Mörttinen was clear that governments must retain the financial space to respond to emerging threats. “It’s our job to be able to prepare for the risks and accept that there are uncertainties ahead,” she said. “We should try to ensure government’s access to finance in all conditions. In Finland, we experienced a severe debt crisis in the beginning of the 1990s, and that was a painful lesson. I believe that we should not take anything for granted… This is why sustainable public finances and highly efficient debt management are key. ” 

Peter Lim, director of fiscal policy at the Ministry of Finance in Singapore, agreed. “You cannot just rely on cheap debt to solve all your problems – if you do, you create downstream problems and secondary problems, and make it worse over time,” he said. “So I think it’s upon us as economists and other parts of the society to try to make sure we have an honest conversation; and there will be some pain and trade-offs along the way.” 

An appetite for action

More positively, Lim argued that the political context has changed – with the pandemic instilling greater public recognition of the need for governments to act, and individuals to make sacrifices, for the common good. “Many of the external trends have not got better,” he said: we shouldn’t expect any slowing in the train of crises. “But I sense that something has happened during the pandemic, because of the fragility that people face. I think there’s an intrinsic desire by quite a wide swathe of society to do something better for the future. ”

Peter Lim

This is not a job that people should “leave to the ministers and politicians,” he added. “I think every one of us needs to try to reshape and take part in the conversation on what the new narratives and new agendas are. We know the old system of doing things, in terms of carbon intensity or inequality, is insufficient or wrong.” Indeed, polling and election results around the world suggest that electorates are increasingly ready to vote for politicians promoting environmental sustainability, as a recent GGF feature explained.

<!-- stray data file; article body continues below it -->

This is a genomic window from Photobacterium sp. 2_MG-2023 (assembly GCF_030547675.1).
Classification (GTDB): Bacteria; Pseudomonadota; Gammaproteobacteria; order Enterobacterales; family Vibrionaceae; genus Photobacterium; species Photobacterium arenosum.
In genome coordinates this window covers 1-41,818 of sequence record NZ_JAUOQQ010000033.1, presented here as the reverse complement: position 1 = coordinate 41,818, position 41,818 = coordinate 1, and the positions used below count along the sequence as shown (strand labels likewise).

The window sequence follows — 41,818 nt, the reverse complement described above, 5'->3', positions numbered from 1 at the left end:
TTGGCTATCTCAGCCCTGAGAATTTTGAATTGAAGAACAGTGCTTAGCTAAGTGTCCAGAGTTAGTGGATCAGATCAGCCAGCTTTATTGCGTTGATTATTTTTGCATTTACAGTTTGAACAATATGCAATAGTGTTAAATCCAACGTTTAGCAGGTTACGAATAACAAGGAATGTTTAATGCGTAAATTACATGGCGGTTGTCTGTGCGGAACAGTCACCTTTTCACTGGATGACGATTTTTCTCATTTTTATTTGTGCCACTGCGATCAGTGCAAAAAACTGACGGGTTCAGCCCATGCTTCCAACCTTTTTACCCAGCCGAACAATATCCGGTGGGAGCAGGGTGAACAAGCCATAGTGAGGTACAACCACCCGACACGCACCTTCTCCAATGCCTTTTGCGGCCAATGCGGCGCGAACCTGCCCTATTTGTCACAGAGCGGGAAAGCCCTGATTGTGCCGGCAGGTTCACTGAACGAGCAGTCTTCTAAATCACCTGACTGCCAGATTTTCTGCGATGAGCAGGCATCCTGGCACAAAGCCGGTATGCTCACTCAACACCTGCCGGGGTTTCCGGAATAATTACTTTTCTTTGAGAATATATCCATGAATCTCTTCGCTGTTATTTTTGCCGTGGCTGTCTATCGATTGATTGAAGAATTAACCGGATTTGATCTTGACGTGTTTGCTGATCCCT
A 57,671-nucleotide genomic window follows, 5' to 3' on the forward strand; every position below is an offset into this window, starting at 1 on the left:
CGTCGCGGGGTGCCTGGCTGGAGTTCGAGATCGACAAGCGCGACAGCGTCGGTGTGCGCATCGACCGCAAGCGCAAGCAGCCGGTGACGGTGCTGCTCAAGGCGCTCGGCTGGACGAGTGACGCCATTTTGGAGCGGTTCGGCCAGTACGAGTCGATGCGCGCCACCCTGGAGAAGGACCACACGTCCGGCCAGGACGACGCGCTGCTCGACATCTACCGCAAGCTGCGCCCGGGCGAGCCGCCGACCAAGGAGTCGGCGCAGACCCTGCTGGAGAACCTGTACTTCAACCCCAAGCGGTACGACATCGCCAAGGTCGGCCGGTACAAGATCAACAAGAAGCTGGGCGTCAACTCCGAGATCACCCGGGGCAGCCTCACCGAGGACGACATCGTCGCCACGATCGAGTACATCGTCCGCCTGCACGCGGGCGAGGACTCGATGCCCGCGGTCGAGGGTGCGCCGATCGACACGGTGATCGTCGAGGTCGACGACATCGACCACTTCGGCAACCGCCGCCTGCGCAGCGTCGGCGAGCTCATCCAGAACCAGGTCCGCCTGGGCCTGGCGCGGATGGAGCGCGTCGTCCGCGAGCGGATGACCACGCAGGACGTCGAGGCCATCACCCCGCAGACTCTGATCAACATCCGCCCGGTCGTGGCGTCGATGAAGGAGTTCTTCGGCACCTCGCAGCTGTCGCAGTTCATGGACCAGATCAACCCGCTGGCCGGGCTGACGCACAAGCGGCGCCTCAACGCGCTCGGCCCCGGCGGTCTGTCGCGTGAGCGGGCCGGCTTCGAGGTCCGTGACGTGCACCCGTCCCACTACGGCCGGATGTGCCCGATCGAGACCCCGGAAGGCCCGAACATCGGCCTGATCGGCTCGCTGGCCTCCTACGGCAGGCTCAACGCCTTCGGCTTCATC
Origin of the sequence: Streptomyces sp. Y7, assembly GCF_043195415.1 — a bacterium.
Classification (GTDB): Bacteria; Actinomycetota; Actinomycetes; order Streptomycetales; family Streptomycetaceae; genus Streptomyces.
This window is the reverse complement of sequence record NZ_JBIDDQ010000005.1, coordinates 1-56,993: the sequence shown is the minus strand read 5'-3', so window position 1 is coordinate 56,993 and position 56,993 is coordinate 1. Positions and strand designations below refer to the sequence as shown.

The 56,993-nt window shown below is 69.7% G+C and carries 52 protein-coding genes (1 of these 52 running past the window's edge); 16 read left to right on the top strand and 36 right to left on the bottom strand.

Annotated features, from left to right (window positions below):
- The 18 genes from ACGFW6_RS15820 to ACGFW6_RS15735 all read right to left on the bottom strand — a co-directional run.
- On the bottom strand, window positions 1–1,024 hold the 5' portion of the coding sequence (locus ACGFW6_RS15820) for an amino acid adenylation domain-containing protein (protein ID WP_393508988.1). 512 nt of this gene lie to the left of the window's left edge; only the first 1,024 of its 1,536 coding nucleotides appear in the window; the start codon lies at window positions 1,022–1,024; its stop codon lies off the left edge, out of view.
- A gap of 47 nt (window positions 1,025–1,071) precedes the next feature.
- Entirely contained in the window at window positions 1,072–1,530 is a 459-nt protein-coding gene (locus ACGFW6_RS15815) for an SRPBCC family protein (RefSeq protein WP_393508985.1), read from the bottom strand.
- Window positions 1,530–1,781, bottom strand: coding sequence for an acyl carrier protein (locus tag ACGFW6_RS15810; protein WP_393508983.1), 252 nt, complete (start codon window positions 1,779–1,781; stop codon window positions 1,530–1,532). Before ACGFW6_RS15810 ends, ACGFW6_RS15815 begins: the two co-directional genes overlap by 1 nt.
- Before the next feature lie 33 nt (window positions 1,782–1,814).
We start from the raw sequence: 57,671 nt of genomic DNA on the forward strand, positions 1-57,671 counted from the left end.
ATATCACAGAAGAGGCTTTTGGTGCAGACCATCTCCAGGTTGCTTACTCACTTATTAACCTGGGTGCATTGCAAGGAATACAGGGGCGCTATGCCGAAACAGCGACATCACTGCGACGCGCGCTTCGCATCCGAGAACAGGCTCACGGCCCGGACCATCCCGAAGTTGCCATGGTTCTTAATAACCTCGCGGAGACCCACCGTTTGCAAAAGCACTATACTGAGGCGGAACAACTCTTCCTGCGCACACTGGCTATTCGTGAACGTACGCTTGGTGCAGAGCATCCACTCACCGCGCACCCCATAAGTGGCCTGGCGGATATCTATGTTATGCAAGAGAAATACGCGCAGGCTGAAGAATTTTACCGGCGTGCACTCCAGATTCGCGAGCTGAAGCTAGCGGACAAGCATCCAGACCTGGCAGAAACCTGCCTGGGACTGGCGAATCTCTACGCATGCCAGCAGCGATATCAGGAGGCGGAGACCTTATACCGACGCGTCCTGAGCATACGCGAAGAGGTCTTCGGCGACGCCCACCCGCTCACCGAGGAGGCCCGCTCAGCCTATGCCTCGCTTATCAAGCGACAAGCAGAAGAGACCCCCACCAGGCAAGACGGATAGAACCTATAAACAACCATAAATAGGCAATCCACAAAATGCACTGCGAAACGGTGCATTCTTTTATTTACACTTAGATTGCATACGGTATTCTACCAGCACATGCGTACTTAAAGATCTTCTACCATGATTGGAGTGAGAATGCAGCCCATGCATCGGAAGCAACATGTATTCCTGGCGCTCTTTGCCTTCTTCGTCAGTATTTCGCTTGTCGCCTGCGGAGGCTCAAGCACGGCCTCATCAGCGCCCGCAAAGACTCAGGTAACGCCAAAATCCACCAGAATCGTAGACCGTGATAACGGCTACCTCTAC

Lim’s words chimed with Christian Dahlhaus, head of division for the German Recovery and Resilience Plan (RRP) and Task Force COVID-19 at Germany’s Federal Ministry of Finance, who saw great value in fostering national conversations about the risks we face. It may not be possible to know exactly what will happen, he said, but the general categories of challenges are largely apparent and need to be communicated and talked about openly. “We don’t have all the answers to future challenges, but we can develop a resilience strategy,” he commented.  

This conversation “has to be upfront. It has to be forward looking. You have to get prepared,” he said. Finance ministries can work with other departments to create joint strategies, he added, while raising public awareness: “It’s important that we deepen our understanding of the underlying currents in this fast-changing world, and strengthen the resilience of our economies and societies via forward-looking policies.”

And there is no time to lose. “I think the big challenge is how to put this into practice in the short term,” he concluded. “We are always talking about the long term, but the tectonic plates are moving fast and we want to avoid eruptions.”

The 2021 Global Government Finance Summit was held online in late October 2021. This is the third of four reports on the Summit’s sessions, covering the session named ‘Threat assessment: matching risk and resources’. The first covered the discussion on how COVID marks a ‘global inflection point’ in many economies; the second explored how to fix governments’ broken financial systems; and the fourth covered the roles and development of finance leaders. To ensure that people can speak freely at the event, we check quotes with the speakers before publication.

  • Global Government Finance Summit 2021 attendees
  • Noureddine Bensouda, General Treasurer of the Kingdom, Morocco
  • Gil S. Beltran, Undersecretary, Department of Finance, Philippines
  • Pablo de Ramón-Laca, Director General – Treasury and Financial Policy, General Secretariat of the Treasury and International Finance (Spanish Treasury), Ministry of Economic Affairs and Digital Transformation, Spain
  • Peter Lim, Director – Fiscal Policy, Ministry of Finance, Singapore
  • Leena Mörttinen, Permanent Under-Secretary, International and Financial Markets Affairs, Finland
  • Markus Sovala, Director General, Statistics Finland, Finland
  • Christine Walker, Assistant Comptroller General – Financial Management Transformation, Treasury Board of Canada Secretariat, Canada
  • Christian Dahlhaus, Head of Division, German Recovery and Resilience Plan/ Task Force Covid-19, Federal Ministry of Finance, Germany
  • Wenshan YEO, Director – Economic Programmes, Ministry of Finance, Singapore
  • João Boa Francisco Quipipa, Economist and Government Advisor, Angola
  • Elaine Boyd, Associate Director of Audit Quality and Appointments, Audit Scotland, Scotland
  • Maggie McGhee, Executive Director – Governance, ACCA
  • Alex Metcalfe, Global Head of Public Sector, ACCA
  • Jennifer Duncan, Vice-President Government Innovation, Mastercard
  • Dr. Shefiu Abiodun Muritala, Accountant General – Lagos State, Nigeria
  • Haji Ibsa Gendo, Director General, Ministry of Finance and Economic Development, Ethiopia